At Stretch, we place a strong emphasis on the importance of giving our teachers time outside of their class hours to work in partnership with their teaching teams. During this time, our teachers discuss and contribute new ideas to project work, reflect on their days with the children, problem solve, and share documentation among other things.
Documentation can be presented through a variety of different media, some of which include: photography, recordings, quotes, and drawings. There are three audiences for the documentation that our educators create. The format the documentation takes is influenced by whether its intended audience is parents, educators, or students. For example, if intended for the children it will be placed at their height in the classroom. If intended for adults, it may come in the format of a weekly reflection journal sent home via email.
Documentation is a source of energy for both
teachers and children, as it helps move project work
forward and shows that the child’s words and
ideas are valued.
The many observations and conversations that the teachers document are discussed and analyzed during the teams’ collaboration hours. They are then given back to the community in a variety of ways. Students might work in small groups to look more deeply at photos from the days prior and use them as a jumping off point for further learning. Their work, photos and conversations may be displayed on classroom walls as evidence of their process within the project work.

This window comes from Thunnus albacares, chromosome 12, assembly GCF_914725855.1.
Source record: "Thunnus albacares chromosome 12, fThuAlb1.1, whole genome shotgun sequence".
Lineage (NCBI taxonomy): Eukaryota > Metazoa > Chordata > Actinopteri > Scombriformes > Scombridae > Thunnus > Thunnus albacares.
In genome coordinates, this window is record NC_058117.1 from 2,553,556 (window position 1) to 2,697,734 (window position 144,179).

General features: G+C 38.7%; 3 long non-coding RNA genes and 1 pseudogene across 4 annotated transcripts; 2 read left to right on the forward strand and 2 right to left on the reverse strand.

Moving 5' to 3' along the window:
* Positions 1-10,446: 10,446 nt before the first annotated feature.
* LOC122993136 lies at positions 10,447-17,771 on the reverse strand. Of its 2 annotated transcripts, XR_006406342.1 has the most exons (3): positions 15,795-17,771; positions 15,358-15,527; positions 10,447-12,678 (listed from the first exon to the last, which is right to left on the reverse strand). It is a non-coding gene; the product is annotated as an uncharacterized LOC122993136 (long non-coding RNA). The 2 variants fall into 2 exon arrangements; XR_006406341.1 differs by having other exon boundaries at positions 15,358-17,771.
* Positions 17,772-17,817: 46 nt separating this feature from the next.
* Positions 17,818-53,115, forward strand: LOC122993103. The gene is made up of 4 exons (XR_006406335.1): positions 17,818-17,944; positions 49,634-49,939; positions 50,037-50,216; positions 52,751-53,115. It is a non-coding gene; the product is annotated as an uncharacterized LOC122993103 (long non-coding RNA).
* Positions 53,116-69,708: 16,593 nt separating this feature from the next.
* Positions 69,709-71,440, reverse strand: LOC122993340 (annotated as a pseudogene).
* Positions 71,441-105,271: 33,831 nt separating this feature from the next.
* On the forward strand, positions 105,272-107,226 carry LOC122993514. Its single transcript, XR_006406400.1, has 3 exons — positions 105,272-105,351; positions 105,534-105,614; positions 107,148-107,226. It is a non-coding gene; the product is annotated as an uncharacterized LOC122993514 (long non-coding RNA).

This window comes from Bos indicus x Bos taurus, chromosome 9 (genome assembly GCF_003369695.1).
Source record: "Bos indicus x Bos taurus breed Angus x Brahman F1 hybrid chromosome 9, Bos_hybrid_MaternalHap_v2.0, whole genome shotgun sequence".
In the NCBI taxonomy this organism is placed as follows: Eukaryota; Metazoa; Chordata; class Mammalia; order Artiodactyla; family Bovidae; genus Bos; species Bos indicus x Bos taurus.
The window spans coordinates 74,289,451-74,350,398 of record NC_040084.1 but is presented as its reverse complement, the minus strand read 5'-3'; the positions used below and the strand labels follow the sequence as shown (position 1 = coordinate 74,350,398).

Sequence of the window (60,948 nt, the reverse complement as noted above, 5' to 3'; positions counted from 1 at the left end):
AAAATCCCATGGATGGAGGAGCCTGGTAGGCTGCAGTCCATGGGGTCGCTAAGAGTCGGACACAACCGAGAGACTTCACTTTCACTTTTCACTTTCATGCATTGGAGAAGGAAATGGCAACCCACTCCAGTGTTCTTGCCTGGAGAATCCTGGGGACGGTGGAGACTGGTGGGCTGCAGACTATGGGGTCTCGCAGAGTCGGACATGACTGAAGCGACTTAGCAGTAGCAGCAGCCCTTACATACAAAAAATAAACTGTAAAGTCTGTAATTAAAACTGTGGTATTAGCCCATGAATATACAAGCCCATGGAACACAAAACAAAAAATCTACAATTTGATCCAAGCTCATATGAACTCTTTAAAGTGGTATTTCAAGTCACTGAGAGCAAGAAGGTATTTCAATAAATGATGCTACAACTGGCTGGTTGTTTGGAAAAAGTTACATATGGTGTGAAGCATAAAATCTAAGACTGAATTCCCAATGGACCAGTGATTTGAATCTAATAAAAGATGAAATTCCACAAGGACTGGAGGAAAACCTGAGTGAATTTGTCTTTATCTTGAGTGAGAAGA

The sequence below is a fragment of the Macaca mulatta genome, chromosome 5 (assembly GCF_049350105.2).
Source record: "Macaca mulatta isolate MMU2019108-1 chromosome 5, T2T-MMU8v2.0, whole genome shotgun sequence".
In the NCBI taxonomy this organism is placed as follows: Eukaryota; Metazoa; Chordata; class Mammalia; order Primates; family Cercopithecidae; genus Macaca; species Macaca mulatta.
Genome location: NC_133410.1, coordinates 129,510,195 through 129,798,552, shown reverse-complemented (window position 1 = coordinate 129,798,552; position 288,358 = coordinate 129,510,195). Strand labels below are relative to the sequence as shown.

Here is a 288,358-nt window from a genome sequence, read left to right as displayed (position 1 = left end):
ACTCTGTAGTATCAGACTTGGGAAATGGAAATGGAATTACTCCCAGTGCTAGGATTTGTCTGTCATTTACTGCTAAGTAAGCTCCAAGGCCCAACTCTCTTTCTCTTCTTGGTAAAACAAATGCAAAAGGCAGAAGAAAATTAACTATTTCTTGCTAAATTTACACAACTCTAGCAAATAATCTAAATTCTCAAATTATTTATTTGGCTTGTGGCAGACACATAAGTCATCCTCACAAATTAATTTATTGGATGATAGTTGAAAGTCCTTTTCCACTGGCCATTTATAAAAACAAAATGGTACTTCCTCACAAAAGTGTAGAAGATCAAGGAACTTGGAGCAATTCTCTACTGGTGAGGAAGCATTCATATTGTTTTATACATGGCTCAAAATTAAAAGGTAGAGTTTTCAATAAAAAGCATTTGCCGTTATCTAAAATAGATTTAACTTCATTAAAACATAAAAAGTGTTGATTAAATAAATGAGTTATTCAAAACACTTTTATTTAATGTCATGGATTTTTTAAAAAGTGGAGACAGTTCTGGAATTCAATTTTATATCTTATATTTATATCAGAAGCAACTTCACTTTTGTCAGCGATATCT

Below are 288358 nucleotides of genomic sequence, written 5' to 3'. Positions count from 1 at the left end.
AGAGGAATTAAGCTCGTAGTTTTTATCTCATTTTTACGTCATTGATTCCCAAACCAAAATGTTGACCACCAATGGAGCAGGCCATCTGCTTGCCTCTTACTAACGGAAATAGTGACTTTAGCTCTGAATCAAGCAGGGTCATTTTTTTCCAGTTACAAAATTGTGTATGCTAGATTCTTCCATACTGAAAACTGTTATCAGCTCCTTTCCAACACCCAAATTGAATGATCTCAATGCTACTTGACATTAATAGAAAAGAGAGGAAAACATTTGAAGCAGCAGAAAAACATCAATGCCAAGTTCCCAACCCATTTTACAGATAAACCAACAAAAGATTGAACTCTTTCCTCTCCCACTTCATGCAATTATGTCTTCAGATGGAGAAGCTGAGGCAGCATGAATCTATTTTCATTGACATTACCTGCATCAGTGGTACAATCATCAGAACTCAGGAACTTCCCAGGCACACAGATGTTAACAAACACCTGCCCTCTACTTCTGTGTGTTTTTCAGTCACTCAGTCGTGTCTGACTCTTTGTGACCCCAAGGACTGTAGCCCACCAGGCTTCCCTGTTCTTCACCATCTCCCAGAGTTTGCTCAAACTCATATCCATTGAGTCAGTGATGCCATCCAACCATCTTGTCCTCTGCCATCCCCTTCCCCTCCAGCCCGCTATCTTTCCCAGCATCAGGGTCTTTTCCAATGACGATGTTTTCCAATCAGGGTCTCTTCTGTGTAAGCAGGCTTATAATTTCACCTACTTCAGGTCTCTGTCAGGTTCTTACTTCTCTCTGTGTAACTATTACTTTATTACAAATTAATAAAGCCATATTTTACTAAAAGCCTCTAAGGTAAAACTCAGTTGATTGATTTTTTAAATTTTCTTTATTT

Documentation is a source of energy for both teachers and children as it helps move project work forward and shows that the child’s words and ideas are important and valued in this community. Documentation is always a valued resource for further learning for our educators, parents and children alike.
I am genuinely impressed with the teachers
at Stretch. They are smart, thoughtful, and
knowledgeable about child development.